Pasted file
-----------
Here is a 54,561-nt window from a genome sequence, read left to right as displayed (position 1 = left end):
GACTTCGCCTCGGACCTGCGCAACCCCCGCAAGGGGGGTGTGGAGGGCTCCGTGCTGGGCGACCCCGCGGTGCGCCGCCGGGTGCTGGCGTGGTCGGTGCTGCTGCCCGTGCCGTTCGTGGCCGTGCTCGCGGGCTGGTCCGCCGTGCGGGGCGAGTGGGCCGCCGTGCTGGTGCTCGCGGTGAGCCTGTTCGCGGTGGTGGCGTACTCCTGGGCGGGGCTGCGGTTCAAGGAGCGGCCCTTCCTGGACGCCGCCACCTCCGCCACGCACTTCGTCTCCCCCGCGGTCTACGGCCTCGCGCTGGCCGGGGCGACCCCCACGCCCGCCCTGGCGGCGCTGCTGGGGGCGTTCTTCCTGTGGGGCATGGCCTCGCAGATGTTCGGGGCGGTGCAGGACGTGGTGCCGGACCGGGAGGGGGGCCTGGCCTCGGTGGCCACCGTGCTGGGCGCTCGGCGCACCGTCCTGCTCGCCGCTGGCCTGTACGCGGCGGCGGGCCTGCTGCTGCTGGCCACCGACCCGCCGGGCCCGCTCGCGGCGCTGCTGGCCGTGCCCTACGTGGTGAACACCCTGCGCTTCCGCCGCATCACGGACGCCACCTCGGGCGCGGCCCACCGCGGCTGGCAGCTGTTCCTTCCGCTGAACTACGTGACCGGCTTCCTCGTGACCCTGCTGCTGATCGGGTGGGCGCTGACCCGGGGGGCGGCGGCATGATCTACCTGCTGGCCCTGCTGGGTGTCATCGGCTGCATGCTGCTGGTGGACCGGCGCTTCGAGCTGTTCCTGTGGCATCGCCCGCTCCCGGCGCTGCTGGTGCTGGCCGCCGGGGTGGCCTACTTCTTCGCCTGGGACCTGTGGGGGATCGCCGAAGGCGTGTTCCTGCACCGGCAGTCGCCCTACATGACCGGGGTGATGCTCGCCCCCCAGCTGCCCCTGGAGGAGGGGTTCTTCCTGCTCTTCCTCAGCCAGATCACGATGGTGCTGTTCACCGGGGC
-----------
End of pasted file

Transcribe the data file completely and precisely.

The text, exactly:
Here is a 54,561-nt window from a genome sequence, read left to right as displayed (position 1 = left end):
GACTTCGCCTCGGACCTGCGCAACCCCCGCAAGGGGGGTGTGGAGGGCTCCGTGCTGGGCGACCCCGCGGTGCGCCGCCGGGTGCTGGCGTGGTCGGTGCTGCTGCCCGTGCCGTTCGTGGCCGTGCTCGCGGGCTGGTCCGCCGTGCGGGGCGAGTGGGCCGCCGTGCTGGTGCTCGCGGTGAGCCTGTTCGCGGTGGTGGCGTACTCCTGGGCGGGGCTGCGGTTCAAGGAGCGGCCCTTCCTGGACGCCGCCACCTCCGCCACGCACTTCGTCTCCCCCGCGGTCTACGGCCTCGCGCTGGCCGGGGCGACCCCCACGCCCGCCCTGGCGGCGCTGCTGGGGGCGTTCTTCCTGTGGGGCATGGCCTCGCAGATGTTCGGGGCGGTGCAGGACGTGGTGCCGGACCGGGAGGGGGGCCTGGCCTCGGTGGCCACCGTGCTGGGCGCTCGGCGCACCGTCCTGCTCGCCGCTGGCCTGTACGCGGCGGCGGGCCTGCTGCTGCTGGCCACCGACCCGCCGGGCCCGCTCGCGGCGCTGCTGGCCGTGCCCTACGTGGTGAACACCCTGCGCTTCCGCCGCATCACGGACGCCACCTCGGGCGCGGCCCACCGCGGCTGGCAGCTGTTCCTTCCGCTGAACTACGTGACCGGCTTCCTCGTGACCCTGCTGCTGATCGGGTGGGCGCTGACCCGGGGGGCGGCGGCATGATCTACCTGCTGGCCCTGCTGGGTGTCATCGGCTGCATGCTGCTGGTGGACCGGCGCTTCGAGCTGTTCCTGTGGCATCGCCCGCTCCCGGCGCTGCTGGTGCTGGCCGCCGGGGTGGCCTACTTCTTCGCCTGGGACCTGTGGGGGATCGCCGAAGGCGTGTTCCTGCACCGGCAGTCGCCCTACATGACCGGGGTGATGCTCGCCCCCCAGCTGCCCCTGGAGGAGGGGTTCTTCCTGCTCTTCCTCAGCCAGATCACGATGGTGCTGTTCACCGGGGC